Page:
SONA 2008: Mindanao peace process mentioned in passing

Carolyn O. Arguillas/MindaNews
Tuesday, 29 July 2008 08:06
var sburl1009 = window.location.href; var sbtitle1009 = document.title;var sbtitle1009=encodeURIComponent(“SONA 2008: Mindanao peace process mentioned in passing”); var sburl1009=decodeURI(“”); sburl1009=sburl1009.replace(/amp;/g, “”);sburl1009=encodeURIComponent(sburl1009);DAVAO CITY (MindaNews) – She finally mentioned the supposed breakthrough in the Mindanao peace process on the 38th minute of her 57-minute State of the Nation Address (SONA).

In seconds, however, President Arroyo shifted to another topic, as if the initialing Sunday night of the Memorandum of Agreement on Ancestral Domain, was not significant.

The President also said nothing about the postponement of the August 11 elections in the Autonomous Region in Muslim Mindanao (ARMM) which she endorsed to Congress on July 22.

“Wala akong narinig” (I heard nothing), Guiamel Alim, head of the council of elders of the Cotabato City-based Consortium of Bangsamoro Civil Society, told MindaNews. Guiamel was referring to the very quick mention of the Mindanao peace process in the President’s SONA.

Gus Miclat, Executive Director of the Initiatives for International Dialogue (IID) said,

“either she has nothing or doesn’t know what to say or that is how she views Mindanao – on the margins – as is our sad wont from leaders from imperial Manila. Why is this not surprising?”

Amirah Lidasan, president of Suara Bangsamoro party list, told MindaNews the President may be “weighing reactions re postponement of ARMM elections.”

“Either way, it is favorable to her most favored political ally because the term of (ARMM Governor Zaldy) Ampatuan will be extended (if the election is postponed),” she said.

Lidasan also said the President mentioned talked about the economic agenda in her SONA but from Zamboanga to North Cotabato, Maguindanao and Lanao are all plantations.”

She said the President mentioned “nothing about the plight of the Moro masses, especially the halaw (those deported from Sabah).”

In her speech, the President said, she named in her 2006 SONA, North Luzon and Mindanao as the country’s food baskets but “the sad irony of Mindanao as food basket is that it has some of the highest hunger in our nation. It has large fields of high productivity, yet also six of our ten poorest provinces.”

”The prime reason is the endless Mindanao conflict. A comprehensive peace has eluded us for half a century. But last night, differences on the tough issue of ancestral domain were resolved. Yes, there are political dynamics among the people of Mindanao. Let us sort them out with the utmost sobriety, patience and restraint. I ask Congress to act on the legislative and political reforms that will lead to a just and lasting peace during our term of office,” she said.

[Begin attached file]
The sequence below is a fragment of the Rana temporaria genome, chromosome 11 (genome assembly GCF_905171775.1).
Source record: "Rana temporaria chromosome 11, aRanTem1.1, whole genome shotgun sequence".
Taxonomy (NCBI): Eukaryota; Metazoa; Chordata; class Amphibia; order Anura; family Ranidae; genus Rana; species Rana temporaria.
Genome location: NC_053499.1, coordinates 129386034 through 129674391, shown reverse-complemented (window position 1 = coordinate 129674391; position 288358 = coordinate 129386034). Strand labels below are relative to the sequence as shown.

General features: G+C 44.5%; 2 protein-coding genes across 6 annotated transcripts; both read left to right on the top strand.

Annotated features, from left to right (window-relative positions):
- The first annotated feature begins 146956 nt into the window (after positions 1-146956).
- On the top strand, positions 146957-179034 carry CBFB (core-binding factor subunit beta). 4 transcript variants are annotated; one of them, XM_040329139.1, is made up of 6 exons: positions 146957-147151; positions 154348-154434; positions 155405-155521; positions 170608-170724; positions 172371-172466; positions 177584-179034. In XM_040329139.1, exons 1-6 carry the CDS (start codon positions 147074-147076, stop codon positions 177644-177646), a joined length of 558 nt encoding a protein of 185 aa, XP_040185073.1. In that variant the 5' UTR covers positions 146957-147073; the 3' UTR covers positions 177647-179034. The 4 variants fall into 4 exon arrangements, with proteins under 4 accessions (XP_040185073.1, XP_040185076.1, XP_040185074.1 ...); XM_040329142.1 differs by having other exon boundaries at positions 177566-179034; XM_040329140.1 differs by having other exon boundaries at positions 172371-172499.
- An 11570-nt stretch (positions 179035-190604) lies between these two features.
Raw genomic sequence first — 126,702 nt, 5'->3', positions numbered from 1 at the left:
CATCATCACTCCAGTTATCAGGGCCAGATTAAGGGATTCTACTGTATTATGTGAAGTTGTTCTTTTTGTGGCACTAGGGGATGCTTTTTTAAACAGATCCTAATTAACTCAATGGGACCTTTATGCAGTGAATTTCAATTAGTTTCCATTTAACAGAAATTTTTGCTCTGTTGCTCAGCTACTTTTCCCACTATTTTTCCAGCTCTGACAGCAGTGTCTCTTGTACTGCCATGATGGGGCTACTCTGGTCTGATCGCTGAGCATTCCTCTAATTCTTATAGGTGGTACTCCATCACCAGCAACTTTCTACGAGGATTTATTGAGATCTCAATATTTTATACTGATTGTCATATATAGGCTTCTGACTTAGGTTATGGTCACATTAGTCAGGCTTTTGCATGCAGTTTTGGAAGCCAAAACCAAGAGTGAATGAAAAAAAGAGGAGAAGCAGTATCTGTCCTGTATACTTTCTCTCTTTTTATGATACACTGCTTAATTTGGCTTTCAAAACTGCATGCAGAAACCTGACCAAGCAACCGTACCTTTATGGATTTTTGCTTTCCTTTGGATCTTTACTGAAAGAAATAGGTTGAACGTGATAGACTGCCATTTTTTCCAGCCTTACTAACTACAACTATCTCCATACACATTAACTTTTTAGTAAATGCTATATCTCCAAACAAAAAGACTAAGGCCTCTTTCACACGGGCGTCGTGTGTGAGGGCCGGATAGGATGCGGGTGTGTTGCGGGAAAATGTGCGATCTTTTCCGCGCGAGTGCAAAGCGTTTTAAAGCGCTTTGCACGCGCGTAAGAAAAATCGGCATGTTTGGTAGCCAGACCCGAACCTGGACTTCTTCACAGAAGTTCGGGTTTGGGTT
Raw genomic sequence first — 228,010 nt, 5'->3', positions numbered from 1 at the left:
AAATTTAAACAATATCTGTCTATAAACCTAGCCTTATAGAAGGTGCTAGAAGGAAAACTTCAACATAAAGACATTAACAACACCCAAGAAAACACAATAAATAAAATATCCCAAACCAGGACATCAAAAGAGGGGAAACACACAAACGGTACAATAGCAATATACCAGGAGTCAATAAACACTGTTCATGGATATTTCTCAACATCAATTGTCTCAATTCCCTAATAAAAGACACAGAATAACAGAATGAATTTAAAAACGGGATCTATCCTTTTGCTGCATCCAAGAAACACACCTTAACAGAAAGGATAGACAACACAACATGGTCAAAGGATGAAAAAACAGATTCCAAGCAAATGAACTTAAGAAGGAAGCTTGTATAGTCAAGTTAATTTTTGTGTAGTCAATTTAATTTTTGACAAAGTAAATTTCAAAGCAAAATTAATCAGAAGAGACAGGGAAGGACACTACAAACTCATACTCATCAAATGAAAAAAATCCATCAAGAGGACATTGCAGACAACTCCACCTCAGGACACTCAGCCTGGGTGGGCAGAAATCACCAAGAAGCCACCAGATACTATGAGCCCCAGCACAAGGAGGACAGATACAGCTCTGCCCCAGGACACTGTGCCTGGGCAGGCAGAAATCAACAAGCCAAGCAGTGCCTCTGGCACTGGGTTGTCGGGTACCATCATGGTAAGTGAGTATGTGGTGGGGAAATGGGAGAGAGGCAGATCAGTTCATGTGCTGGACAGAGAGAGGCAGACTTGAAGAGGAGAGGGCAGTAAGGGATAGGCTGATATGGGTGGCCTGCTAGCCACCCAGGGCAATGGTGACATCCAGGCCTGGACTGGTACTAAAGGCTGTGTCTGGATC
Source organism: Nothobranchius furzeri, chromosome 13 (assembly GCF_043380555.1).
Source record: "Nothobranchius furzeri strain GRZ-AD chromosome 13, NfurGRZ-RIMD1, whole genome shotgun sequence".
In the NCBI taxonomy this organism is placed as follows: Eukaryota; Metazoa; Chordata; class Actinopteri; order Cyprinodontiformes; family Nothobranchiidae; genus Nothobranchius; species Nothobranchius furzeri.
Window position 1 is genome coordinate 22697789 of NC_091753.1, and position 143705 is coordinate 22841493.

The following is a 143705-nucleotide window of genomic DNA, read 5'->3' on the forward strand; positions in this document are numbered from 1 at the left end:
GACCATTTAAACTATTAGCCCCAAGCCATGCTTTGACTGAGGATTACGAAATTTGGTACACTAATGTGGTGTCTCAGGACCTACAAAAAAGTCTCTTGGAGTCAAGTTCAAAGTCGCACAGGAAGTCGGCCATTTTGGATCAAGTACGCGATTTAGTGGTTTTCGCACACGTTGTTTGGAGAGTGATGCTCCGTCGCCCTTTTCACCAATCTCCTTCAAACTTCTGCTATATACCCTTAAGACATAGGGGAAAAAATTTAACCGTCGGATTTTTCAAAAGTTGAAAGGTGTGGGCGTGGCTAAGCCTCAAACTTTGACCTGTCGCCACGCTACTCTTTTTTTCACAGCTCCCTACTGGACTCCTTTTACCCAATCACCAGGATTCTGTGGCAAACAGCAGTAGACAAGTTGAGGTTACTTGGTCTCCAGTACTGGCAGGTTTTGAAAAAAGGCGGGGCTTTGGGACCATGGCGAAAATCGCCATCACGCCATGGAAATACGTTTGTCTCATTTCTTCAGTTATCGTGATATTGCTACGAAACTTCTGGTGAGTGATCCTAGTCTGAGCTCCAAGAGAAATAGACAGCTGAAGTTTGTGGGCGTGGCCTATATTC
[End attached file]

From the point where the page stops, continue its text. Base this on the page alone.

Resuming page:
The President did not specify the “legislative” and “political” reforms she wanted, although she specified she wanted this done during “our term of office.”

“The demands of decency and compassion urge dialogue. Better talk than fight, if nothing of sovereign value is anyway lost. Dialogue has achieved more than confrontation in many parts of the world. This was the message of the recent World Conference in Madrid organized by the King of Saudi Arabia, and the universal message of the Pope in Sydney,” she said.

Zainudin Malang, executive director of the Bangsamoro Center for Law and Policy noted the “very short reference to peace process” in the President’s speech. “General marching order to Congress. Vague as to election postponement. Good thing she emphasized she wants changes in legal framework to implement peace pact during her term.”

Fr. Jonathan Domingo, publisher of the Mindanao Cross, said “I guess she just said on the peace process, appropriate legislative acts.”

The President is “focused on short-term, palliative solutions. The SONA lacks vision of hope that can inspire people.”

“Kailan ba naging totoo si Madame?” (Since when has she been genuinely concerned) asked Fatmawati Salapuddin of the Bangsamoro Women Solidarity Forum.

Fr. Bert Layson, former parish priest of Pikit, North Cotabato, a town visited by war four times from 1997 to 2003, said the President issued a “very general statement.”

”She could have elaborated it further for the public to understand and support it,” Layson said. (Carolyn O. Arguillas/MindaNews)


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